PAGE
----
LET’S CELEBRATE!

“It has been said that art is a tryst, for in the joy of it maker and beholder meet.” ~Kojiro Tomita

The gallery, of course, is the space that enables this tryst, the gallery’s exhibition that admits each to take notice of each other.

So I’m pleased and honored to be invited to Smith & Vallee Gallery’s special 10-year celebration exhibition.

Ditch

Ditch, 2014. Zone plate photograph, gelatin silver print, 17″x21″ framed (handmade frame)

 

Smith & Vallee Gallery is celebrating 10 years of representing the finest established and emerging artists in the Pacific Northwest. This group show is a celebration of over 80 artists we have worked with, marking over 80 shows since our inception. Please join us Saturday, May 6, 2017 from 4-8pm to celebrate with artists, friends and family!

 

Smith & Vallee Gallery
5742 Gilkey Avenue
Edison, WA 98232

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SOUTH AMERICA, HERE WE COME!

Ecuador Travel

Not a lot makes sense these days. But travel, since it helps me to extend my perception, to open my eyes and my heart, and to escape the habits that bind me at home, is something that still makes sense.

Ecuador is calling.

I’ll be off-line for the entire five and half weeks we’re gone, but you can follow my travels either on Instagram or on my blog, if I can figure out how to post from my iPhone, not an easy task for someone as technically challenged as I am.

Gracias.

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BOXX GALLERY IN APRIL

Boxx Gallery installation

As Boxx continues its journey of bringing artists’ work to our Valley, this next show is a fabulous example of two sensitive and nuanced photographers at work. Jane Alynn’s black and white film-based photographs are reminiscent of Pictorialism’s soft-focus, its diffuse and ethereal light and shadow. These lensless images tempt the imagination to see beyond the literal. M R McDonald photographs the poster scene he finds in Seattle. In his “found art”, as he calls it, the literal gets lost in the rips, tears, and unfinished imagery. Both are worth a trip to Tieton, where Spring is bursting forth, optimism is returning and the gallery with a big heart is up and running. See you this Saturday from 11 to 4 for the opening and every Saturday the rest of April. Here’s to art and Spring!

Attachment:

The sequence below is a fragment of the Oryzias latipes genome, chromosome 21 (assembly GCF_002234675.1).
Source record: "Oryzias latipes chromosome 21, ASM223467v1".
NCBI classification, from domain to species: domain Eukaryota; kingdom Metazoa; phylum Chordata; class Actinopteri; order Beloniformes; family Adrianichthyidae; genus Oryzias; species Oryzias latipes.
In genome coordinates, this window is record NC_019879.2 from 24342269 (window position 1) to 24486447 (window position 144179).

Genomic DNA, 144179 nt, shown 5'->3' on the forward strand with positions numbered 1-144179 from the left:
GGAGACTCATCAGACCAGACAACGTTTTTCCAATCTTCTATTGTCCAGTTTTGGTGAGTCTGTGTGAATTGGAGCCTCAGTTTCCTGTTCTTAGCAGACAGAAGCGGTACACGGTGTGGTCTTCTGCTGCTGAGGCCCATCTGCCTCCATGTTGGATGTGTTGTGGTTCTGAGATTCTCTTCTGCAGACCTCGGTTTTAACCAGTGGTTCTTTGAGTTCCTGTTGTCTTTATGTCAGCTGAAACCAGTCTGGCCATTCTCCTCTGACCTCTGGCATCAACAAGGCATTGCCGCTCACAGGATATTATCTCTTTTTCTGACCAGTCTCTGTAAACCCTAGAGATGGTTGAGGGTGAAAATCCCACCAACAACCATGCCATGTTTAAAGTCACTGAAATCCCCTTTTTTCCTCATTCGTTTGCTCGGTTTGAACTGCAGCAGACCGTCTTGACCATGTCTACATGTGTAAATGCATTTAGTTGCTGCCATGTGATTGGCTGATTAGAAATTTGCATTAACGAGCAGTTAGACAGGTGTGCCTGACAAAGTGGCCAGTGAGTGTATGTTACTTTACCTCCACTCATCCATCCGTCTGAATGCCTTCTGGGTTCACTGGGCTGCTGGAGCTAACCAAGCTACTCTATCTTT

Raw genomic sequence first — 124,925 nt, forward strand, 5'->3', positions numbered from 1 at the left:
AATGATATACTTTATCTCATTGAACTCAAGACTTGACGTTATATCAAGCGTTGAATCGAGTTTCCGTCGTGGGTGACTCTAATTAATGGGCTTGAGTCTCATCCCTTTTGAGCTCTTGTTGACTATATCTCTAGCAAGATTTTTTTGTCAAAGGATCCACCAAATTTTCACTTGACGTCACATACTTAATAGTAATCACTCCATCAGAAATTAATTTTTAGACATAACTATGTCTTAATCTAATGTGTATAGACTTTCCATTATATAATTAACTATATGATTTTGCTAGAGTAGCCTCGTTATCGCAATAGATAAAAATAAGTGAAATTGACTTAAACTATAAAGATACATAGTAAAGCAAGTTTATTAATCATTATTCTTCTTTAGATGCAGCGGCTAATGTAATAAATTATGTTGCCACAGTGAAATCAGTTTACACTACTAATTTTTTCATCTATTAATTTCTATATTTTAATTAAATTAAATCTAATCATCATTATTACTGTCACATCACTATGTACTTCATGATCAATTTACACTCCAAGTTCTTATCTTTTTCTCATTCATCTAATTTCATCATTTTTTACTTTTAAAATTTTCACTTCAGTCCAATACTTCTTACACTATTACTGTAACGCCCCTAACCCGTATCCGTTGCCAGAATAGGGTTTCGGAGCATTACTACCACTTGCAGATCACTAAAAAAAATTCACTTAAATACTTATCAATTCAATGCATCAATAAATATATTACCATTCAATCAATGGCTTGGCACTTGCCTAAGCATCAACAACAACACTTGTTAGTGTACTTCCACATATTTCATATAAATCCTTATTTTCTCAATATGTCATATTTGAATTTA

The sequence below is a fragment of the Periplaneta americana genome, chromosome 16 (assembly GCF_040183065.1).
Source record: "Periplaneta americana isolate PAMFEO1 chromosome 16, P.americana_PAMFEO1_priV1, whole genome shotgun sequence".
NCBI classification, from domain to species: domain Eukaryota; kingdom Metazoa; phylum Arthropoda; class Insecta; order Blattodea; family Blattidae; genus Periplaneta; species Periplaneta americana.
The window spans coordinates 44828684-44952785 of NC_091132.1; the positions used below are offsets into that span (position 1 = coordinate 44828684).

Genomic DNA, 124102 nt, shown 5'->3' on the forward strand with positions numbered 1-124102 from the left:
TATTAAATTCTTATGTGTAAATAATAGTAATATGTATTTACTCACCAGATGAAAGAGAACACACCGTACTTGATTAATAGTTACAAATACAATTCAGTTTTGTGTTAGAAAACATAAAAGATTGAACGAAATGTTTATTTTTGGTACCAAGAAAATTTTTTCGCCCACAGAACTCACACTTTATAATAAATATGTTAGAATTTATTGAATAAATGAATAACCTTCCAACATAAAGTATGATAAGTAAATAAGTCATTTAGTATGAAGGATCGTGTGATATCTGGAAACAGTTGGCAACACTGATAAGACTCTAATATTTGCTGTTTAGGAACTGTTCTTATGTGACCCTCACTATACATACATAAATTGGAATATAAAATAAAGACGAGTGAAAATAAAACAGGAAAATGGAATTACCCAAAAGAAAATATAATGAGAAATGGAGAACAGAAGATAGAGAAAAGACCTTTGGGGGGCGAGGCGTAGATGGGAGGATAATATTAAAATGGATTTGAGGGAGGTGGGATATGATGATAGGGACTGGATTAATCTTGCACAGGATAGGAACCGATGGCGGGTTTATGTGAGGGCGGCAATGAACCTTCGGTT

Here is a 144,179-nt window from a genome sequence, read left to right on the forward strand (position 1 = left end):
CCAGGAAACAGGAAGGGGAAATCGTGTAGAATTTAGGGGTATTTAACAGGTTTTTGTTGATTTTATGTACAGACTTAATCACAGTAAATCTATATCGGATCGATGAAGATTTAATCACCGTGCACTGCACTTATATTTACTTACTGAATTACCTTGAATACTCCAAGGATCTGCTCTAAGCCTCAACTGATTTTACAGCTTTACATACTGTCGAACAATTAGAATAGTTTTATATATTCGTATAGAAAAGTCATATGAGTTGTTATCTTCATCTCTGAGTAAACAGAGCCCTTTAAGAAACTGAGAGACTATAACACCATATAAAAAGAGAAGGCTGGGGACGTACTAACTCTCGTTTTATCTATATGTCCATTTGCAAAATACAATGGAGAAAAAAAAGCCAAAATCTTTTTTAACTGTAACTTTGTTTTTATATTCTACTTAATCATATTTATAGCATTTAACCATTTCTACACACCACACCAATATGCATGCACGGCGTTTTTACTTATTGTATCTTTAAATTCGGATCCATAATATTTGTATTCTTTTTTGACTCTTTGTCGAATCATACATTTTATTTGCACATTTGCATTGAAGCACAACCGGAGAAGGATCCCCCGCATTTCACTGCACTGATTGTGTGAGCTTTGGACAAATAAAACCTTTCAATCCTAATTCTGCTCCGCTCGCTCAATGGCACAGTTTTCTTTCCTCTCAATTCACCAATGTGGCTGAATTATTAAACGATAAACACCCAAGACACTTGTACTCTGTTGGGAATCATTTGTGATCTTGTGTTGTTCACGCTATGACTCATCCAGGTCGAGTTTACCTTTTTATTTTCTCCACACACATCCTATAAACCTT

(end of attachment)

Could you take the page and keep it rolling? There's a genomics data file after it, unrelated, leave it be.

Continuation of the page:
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BOXX GALLERY EXHIBITION

Exhibition Announcement

FOR IMMEDIATE RELEASE

Jane Alynn | M R McDonald Exhibit Photographs at Boxx Gallery

Tieton, WA – April 1, 2017 – Boxx Gallery is pleased to present The eye has its reasons…, a two-person exhibition featuring photographic works by Jane Alynn and M R McDonald, two artists who will make you see the world differently. They share an affinity for visual perception and a shift from the literal. But both use the medium differently.

Jane Alynn’s black and white film-based photographs are reminiscent of Pictorialism’s soft-focus, its diffuse and ethereal light and shadow. These lensless images tempt the imagination to see beyond the literal. M R McDonald photographs the poster scene he finds in Seattle. In his “found art,” as he calls it, the literal gets lost in the rips, tears, and unfinished imagery.

The eye has its reasons…
BOXX Gallery
APRIL 1 – APRIL 29, 2017
Opening Reception: Saturday, April 1, 11 AM-4 PM
Gallery hours: Every Saturday, 11 AM-4 PM

Jane Alynn lives in Anacortes, WA, but has family roots in Tieton. Among her awards, she was selected in 2014 as a finalist in Photolucida’s Critical Mass, and received in 2013 a Women in Photography Award. Also a poet, she delights in the intersection of these sister arts.

M R McDonald was born in Yakima. His photographs have shown throughout Washington. In addition to photography, he has exhibited his non-representational paintings. He has been an artist at Gallery 110 in Seattle, since 2015.

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40th National Juried Photography Exhibition